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Calculating Future Saving At Constant Compound

By Edited Nov 13, 2013 0 0

If you have no idea what is compound interest, you are not going to understand the rest of this article, that or you will be somewhat lost.

Using the concepts of compound interest, how then do you calculate the final amount yielded when you invest a regular amount? And this is rather applicable to us, considering that most of us do not usually invest a lump sum, but rather make a small, regular payment that eventually adds up to something.

Suppose Grandma would like to contribute to your housing fee, $200 monthly, in 10 years’ time, at 5% annual compound. How much will be gotten at the end of it?

Every year, you save $2,400 (12 multiply by $200 monthly)

In the first year, $2,400 multiply 1.05

So in the end, you will yield $30,186. And if you had not invest in it? That’ll be $24,000 instead. So from investing at 5%, you get paid an extra $6,186. Not bad, that is almost one-fourth more of the amount.

The equation can be written as such:

$2,400 ([1.05]0 + [1.05]1… … [1.05]8 + [1.05]9) = $30,186

Or if you have a calculator nearby, and I mean those scientific ones like TI-84, you can type this in

$2,400 ∑(1.05)n , where n = 0 to 9.

(∑ is simply just to say sum of all the value of n)

In general, we can express the expression as such:

Regular Payment x ∑(1.0i)n, (∑ is simply sum of all)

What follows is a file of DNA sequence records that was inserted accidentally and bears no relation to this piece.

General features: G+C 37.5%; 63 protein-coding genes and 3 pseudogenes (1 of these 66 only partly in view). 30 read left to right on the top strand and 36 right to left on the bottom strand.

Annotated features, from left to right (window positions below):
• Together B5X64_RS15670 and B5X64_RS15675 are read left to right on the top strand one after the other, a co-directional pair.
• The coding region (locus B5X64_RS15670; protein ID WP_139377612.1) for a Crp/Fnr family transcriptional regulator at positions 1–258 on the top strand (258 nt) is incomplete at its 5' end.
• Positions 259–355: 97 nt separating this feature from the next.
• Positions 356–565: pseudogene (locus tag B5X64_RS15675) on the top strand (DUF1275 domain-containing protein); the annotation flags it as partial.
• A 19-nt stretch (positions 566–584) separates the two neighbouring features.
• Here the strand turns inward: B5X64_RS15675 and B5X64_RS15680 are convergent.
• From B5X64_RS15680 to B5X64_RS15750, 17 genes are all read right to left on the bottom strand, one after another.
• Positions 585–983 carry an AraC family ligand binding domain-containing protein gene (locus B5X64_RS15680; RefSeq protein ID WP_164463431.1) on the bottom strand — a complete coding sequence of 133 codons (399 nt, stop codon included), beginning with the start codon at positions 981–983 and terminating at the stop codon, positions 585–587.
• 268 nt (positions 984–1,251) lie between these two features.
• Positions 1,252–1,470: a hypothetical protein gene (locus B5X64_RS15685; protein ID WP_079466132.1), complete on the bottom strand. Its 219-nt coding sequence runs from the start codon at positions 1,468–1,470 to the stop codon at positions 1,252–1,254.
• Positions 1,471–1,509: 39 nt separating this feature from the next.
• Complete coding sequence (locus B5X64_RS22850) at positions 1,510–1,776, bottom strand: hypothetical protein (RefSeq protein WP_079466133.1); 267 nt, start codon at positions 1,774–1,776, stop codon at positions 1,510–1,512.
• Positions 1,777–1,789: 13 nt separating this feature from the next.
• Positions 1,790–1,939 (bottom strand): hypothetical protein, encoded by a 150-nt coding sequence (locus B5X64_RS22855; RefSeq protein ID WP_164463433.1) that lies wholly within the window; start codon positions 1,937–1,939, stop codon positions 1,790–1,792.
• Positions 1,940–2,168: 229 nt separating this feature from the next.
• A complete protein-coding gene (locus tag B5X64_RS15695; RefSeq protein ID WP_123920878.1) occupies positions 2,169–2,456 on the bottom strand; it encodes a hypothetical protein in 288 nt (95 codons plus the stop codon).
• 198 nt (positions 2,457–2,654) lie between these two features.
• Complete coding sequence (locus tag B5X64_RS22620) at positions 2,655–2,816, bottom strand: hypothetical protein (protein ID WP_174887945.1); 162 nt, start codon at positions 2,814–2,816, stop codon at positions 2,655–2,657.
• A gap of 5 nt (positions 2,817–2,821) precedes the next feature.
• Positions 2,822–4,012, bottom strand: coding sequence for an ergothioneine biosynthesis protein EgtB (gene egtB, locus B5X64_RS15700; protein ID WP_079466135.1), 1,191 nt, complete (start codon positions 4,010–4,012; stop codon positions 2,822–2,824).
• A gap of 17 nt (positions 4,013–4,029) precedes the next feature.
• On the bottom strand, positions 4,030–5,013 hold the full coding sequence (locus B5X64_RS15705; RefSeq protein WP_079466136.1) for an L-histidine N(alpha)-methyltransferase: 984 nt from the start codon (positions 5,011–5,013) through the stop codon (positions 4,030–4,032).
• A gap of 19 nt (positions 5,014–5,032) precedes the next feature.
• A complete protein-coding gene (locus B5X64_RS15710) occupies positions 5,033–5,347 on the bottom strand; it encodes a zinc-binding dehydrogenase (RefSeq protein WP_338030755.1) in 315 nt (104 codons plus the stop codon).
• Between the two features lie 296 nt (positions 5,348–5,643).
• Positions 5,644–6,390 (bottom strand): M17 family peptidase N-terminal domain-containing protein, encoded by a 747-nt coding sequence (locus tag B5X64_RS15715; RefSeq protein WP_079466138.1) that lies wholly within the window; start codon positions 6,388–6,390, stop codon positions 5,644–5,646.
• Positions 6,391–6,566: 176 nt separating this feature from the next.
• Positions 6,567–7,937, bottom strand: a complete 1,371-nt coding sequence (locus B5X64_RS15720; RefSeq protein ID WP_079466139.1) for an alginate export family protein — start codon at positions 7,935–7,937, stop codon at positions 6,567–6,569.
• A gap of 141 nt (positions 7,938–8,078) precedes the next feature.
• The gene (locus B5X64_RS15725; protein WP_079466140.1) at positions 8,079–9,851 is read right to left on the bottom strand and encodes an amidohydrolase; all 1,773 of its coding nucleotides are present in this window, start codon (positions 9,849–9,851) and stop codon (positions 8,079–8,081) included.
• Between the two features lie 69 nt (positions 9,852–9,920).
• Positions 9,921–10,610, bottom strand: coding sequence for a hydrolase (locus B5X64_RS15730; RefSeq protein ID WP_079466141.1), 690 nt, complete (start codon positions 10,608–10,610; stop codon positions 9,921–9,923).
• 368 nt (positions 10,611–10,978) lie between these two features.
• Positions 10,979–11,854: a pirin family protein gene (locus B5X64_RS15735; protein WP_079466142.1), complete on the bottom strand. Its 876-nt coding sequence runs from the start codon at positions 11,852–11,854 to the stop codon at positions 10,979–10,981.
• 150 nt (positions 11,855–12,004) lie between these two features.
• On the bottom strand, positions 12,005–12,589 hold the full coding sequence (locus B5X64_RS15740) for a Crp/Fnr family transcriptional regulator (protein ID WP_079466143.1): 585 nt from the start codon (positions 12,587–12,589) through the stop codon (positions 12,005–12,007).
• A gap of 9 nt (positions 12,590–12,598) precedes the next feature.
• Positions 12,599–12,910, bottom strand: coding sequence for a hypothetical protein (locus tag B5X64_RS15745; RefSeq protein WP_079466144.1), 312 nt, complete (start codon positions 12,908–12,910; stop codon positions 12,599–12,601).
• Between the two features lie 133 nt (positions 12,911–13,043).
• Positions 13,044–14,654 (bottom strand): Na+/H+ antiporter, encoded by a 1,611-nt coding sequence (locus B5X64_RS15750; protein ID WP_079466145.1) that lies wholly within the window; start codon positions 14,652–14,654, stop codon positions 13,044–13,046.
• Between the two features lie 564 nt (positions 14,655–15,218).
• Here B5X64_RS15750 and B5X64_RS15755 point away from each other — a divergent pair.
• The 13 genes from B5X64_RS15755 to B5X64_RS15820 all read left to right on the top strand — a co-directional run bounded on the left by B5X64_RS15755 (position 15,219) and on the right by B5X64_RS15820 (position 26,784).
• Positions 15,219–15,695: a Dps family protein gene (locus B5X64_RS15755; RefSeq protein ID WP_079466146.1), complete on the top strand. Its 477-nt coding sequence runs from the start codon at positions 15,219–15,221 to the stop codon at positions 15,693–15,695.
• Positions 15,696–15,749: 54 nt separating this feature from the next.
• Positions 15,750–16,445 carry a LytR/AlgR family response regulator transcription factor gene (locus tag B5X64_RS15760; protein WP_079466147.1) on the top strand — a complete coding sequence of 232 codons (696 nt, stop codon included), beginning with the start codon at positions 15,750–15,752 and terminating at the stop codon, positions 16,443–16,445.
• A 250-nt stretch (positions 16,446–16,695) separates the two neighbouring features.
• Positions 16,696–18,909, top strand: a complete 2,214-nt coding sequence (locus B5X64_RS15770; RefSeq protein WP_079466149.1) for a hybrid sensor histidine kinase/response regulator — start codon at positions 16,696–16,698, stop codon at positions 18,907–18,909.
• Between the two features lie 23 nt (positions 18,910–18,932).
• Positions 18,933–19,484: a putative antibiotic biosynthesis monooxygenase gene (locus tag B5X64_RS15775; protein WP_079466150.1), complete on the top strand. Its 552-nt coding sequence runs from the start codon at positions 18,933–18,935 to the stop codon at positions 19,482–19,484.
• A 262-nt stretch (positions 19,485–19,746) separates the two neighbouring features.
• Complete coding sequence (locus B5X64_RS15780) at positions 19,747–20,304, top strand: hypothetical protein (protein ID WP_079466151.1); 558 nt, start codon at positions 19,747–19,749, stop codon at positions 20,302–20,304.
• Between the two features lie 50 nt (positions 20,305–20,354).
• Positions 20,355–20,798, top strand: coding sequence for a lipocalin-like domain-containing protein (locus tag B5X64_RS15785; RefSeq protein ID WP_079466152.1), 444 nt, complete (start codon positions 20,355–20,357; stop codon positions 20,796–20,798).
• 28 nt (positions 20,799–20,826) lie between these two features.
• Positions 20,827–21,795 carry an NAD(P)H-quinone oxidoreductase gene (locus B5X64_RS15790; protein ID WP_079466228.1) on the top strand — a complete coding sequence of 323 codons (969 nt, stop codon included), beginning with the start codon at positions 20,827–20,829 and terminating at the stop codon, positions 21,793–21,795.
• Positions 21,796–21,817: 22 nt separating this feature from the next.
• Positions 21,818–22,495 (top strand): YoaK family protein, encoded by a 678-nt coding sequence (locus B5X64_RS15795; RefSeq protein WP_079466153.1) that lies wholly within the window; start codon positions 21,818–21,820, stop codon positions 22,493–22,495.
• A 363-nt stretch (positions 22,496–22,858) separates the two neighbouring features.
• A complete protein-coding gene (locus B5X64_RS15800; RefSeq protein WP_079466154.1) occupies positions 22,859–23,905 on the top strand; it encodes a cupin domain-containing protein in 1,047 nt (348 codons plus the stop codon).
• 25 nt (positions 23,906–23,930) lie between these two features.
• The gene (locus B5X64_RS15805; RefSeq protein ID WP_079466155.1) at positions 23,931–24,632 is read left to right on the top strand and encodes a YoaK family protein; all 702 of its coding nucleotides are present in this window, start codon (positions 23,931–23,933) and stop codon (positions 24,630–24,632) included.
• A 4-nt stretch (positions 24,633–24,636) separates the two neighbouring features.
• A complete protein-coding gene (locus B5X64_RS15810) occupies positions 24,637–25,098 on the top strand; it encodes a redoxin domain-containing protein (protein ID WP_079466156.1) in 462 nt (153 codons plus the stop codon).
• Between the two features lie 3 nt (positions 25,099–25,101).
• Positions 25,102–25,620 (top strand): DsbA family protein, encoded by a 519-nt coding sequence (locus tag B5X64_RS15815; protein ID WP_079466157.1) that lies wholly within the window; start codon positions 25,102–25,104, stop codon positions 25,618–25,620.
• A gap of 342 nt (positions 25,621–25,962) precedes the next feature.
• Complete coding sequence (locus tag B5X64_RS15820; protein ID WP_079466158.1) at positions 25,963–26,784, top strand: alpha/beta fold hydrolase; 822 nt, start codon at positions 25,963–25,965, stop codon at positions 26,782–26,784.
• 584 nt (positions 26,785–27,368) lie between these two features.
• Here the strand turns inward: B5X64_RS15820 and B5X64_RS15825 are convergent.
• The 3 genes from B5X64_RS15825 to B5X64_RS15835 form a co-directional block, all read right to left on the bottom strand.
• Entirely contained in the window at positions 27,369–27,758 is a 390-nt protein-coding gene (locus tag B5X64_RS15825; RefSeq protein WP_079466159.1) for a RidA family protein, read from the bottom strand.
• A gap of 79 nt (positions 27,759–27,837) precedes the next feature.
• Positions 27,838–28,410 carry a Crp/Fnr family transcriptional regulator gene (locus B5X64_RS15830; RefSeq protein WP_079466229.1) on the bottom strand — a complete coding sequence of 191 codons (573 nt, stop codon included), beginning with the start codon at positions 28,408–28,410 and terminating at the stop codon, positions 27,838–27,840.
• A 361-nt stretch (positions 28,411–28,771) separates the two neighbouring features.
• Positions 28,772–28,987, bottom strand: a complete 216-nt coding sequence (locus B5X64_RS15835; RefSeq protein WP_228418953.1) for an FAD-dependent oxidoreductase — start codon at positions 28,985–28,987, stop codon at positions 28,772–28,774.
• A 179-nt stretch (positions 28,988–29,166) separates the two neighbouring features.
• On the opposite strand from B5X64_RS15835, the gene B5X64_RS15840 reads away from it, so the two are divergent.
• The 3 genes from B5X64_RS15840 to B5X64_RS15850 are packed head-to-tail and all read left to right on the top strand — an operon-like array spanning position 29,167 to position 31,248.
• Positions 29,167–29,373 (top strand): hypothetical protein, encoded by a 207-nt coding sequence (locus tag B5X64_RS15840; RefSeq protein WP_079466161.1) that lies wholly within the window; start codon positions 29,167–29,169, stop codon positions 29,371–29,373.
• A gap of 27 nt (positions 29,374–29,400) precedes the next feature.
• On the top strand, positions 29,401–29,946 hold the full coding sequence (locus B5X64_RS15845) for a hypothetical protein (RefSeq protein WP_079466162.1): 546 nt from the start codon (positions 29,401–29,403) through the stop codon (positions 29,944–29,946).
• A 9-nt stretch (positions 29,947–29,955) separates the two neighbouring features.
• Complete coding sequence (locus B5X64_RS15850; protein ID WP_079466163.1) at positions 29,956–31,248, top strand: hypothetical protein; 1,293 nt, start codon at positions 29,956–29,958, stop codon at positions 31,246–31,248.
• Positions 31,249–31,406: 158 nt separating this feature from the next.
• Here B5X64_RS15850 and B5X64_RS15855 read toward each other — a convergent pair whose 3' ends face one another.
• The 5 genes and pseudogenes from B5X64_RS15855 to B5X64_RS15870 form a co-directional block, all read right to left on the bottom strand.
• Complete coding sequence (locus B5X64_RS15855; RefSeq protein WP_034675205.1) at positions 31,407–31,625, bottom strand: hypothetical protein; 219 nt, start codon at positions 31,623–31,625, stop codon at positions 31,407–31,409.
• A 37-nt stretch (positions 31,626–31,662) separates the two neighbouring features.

Where i is the interest rate, n is the number of period that the interest compounds. Using that, let’s solve the next problem.

Greg wants to save $200,000 at the end of 5 years. He is certain about getting an 8% annual compound. How much then, must he save to reach his goals of $200,000?

Using that formula directly is not going to work, so let’s rewrite the equation

Payment x ∑(1.08)5 = $200,000

Payment = $200,000 / ∑(1.08)5

Payment = $200,000 / 7.335

Yearly payment =$27,263 or in another words, he would need to save $2,271 every month. There you go, solving how much to save for each month if you do plan to compound it.

 I Don't Have A Calculator

Of course, you may ask, what if I do not have a scientific calculator. Well, there are several online calculators that can help you with all these calculation of interest.

Then why would I want you to do all these? Several reasons:

  • You do not get Internet connection all the time. Imagine the hassle of having to boot up your computer just to find out how much to save.
  • You do not need to search for online calculator; they are sometimes designed so that you will be frightened you into investing with them.
  • You get a better perspective on what to expect. E.g. How much to save monthly, as opposed to a lump sum yearly.

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